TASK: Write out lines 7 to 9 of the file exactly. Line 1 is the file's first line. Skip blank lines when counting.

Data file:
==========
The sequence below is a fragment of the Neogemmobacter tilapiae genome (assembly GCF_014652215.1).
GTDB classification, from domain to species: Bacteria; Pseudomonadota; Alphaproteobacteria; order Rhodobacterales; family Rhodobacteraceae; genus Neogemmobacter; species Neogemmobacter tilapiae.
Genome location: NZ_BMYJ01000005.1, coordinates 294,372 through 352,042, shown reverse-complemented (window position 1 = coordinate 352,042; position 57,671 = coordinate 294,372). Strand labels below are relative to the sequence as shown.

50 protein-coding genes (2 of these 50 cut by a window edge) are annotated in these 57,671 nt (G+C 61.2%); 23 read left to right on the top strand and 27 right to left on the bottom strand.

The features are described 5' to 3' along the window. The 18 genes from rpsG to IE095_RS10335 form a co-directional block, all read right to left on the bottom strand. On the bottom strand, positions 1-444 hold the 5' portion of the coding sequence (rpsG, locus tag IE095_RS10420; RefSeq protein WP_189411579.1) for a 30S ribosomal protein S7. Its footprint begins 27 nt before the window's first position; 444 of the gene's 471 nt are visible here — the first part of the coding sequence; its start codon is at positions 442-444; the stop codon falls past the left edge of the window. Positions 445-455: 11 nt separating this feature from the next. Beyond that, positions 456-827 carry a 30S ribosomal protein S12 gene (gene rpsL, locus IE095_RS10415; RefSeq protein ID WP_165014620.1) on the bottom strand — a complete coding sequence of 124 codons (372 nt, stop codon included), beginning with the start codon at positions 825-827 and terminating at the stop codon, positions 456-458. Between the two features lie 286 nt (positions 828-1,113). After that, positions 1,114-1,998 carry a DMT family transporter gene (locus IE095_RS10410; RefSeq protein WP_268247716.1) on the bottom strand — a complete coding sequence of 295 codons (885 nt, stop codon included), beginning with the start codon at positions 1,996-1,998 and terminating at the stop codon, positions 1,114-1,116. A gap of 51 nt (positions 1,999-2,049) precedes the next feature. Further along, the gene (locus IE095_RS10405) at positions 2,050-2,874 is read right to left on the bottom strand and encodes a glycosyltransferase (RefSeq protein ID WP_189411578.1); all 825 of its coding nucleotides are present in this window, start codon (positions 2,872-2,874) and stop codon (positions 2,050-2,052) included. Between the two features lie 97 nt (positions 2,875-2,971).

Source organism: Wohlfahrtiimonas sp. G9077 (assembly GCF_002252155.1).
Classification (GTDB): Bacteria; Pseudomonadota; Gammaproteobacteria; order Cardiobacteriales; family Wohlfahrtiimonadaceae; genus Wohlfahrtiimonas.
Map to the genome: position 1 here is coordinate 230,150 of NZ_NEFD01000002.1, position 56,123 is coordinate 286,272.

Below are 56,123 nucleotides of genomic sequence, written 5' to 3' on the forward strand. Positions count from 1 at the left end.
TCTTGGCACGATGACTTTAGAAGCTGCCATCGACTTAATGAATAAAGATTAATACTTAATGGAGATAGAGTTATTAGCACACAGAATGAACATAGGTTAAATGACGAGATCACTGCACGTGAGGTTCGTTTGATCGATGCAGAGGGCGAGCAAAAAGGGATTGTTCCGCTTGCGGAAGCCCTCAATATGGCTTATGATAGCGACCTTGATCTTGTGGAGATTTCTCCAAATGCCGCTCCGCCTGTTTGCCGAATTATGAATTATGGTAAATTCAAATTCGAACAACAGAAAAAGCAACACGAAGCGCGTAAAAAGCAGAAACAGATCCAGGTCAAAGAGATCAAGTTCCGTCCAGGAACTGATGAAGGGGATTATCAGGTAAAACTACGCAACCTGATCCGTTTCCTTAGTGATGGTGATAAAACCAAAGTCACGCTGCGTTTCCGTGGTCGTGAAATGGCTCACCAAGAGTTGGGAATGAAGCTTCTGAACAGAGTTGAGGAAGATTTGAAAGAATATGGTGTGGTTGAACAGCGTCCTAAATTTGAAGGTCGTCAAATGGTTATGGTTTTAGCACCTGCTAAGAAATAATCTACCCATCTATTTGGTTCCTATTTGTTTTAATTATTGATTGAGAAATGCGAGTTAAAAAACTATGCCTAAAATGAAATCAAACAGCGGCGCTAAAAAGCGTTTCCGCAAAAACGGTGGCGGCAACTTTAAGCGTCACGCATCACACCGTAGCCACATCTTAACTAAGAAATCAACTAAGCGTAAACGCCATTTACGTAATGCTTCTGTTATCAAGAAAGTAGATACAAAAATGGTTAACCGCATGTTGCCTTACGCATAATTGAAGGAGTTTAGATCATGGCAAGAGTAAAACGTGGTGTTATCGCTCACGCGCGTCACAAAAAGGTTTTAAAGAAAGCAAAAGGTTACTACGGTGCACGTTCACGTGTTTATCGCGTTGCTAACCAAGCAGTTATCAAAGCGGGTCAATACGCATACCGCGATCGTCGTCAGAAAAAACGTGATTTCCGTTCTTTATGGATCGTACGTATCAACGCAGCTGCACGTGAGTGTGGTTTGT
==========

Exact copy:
Classification (GTDB): Bacteria; Pseudomonadota; Gammaproteobacteria; order Cardiobacteriales; family Wohlfahrtiimonadaceae; genus Wohlfahrtiimonas.
Map to the genome: position 1 here is coordinate 230,150 of NZ_NEFD01000002.1, position 56,123 is coordinate 286,272.

Below are 56,123 nucleotides of genomic sequence, written 5' to 3' on the forward strand. Positions count from 1 at the left end.